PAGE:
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Women in the US Labor Force – A new databook by the BLS

In 2012, 57.7 percent of women were in the labor force, down 0.4 percentage point from 2011. Men’s labor force participation, which always has been much higher than that for women, also edged down in 2012, from 70.5 percent to 70.2 percent. (See tables 1 and 2.)

The overall unemployment rate for women in 2012 was 7.9 percent, compared with 8.2 percent for men. Both figures were down from 2011. Women’s jobless rates varied by race and ethnicity. Asian women had the lowest rate (6.1 percent), followed by White (7.0 percent), Hispanic (10.9 percent), and Black (12.8 percent) women. (See table 3.)

Labor force participation varies by marital status and differs between women and men. Among women, divorced women had the highest labor force participation rate, 66.0 percent. The rate for married women was 59.5 percent. For men, those who were married had the highest labor force participation, 74.6 percent. Divorced men had a labor force participation rate of 68.4 percent. (See table 4.)

Among mothers, the labor force participation rate was higher for those with children 6 to 17 years old than for those with younger children. In 2012, the rate for mothers with children 6 to 17 years old was 76.0 percent. The rate for those with children under 6 years old was 64.7 percent, and the rate for mothers with children under 3 years old was lower, at 60.7 percent. (See table 5; data were collected in the 2012 Annual Social and Economic Supplement to the CPS.)

Unmarried mothers have higher labor force participation rates than married mothers. In March 2012, 75.8 percent of unmarried mothers with children under 18 years old were in the labor force, compared with 68.5 percent of married mothers with children in that age range. (See table 6; data were collected in the 2012 Annual Social and Economic Supplement to the CPS.)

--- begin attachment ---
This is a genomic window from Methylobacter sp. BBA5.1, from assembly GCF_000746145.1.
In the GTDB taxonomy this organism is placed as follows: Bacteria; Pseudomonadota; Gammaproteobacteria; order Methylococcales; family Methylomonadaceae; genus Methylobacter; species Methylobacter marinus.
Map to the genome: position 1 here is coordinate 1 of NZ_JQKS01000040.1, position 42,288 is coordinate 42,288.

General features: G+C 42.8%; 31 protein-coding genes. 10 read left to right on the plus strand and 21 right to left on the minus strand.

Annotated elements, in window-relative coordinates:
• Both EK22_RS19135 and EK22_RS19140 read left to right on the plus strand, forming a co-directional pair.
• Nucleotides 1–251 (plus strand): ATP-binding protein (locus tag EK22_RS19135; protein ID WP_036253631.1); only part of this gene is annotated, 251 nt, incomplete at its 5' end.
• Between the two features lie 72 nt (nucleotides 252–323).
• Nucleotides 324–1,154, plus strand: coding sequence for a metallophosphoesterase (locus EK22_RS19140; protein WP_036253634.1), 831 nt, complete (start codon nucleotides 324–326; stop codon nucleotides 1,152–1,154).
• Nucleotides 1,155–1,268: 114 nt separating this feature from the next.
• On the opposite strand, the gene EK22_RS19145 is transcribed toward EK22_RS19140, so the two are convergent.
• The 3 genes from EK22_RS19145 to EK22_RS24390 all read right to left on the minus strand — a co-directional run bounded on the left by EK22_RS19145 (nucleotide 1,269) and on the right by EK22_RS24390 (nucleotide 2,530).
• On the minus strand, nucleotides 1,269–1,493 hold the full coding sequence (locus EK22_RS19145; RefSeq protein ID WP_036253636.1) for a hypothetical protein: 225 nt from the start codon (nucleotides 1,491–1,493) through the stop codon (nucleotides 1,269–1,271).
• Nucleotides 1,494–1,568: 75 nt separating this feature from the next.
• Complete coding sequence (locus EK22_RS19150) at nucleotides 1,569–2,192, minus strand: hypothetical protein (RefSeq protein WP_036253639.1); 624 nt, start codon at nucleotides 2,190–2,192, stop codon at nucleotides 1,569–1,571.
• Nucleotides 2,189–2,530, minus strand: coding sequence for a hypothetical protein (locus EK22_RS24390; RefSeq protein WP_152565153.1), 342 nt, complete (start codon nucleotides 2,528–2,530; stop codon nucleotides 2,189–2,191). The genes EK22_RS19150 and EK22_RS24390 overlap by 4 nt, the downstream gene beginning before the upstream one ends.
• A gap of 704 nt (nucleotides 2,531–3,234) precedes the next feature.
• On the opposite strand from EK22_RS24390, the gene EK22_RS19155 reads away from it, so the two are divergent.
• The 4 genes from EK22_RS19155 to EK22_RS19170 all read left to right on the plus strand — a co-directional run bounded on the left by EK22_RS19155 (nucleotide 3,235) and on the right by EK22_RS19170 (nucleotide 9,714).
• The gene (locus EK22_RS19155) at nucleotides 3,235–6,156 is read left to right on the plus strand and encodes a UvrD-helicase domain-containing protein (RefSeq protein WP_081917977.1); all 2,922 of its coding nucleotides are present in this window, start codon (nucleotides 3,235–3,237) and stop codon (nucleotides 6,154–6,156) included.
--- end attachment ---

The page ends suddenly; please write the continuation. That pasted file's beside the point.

The labor force participation rate of all mothers with children under 18 years of age was 70.9 percent in March 2012, unchanged from a year earlier. (See tables 6 and 7; data were collected in the 2012 Annual Social and Economic Supplement to the CPS.)


 

This report presents historical and recent labor force and earnings data for women and men from the Current Population Survey (CPS), a national monthly survey of approximately 60,000 households conducted by the U.S. Census Bureau for the U.S. Bureau of Labor Statistics. Unless otherwise noted, data are annual averages from the CPS. (For a detailed description of the source of the data and an explanation of concepts and definitions used, see the Technical Notes at the end of this report.)

Capture d’écran 2015-06-05 à 07.21.07

Chosen excerpts by Job Market Monitor. Read the whole story at  Women in the Labor Force: A Databook

 

 

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